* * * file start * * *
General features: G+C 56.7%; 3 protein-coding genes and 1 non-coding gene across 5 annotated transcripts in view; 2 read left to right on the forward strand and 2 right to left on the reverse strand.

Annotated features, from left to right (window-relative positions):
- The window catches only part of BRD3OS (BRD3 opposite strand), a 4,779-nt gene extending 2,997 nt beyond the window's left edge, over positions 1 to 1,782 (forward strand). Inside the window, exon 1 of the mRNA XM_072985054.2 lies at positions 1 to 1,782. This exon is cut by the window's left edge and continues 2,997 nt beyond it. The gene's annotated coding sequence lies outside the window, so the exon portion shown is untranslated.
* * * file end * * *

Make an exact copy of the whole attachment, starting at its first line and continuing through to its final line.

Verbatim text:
General features: G+C 56.7%; 3 protein-coding genes and 1 non-coding gene across 5 annotated transcripts in view; 2 read left to right on the forward strand and 2 right to left on the reverse strand.

Annotated features, from left to right (window-relative positions):
- The window catches only part of BRD3OS (BRD3 opposite strand), a 4,779-nt gene extending 2,997 nt beyond the window's left edge, over positions 1 to 1,782 (forward strand). Inside the window, exon 1 of the mRNA XM_072985054.2 lies at positions 1 to 1,782. This exon is cut by the window's left edge and continues 2,997 nt beyond it. The gene's annotated coding sequence lies outside the window, so the exon portion shown is untranslated.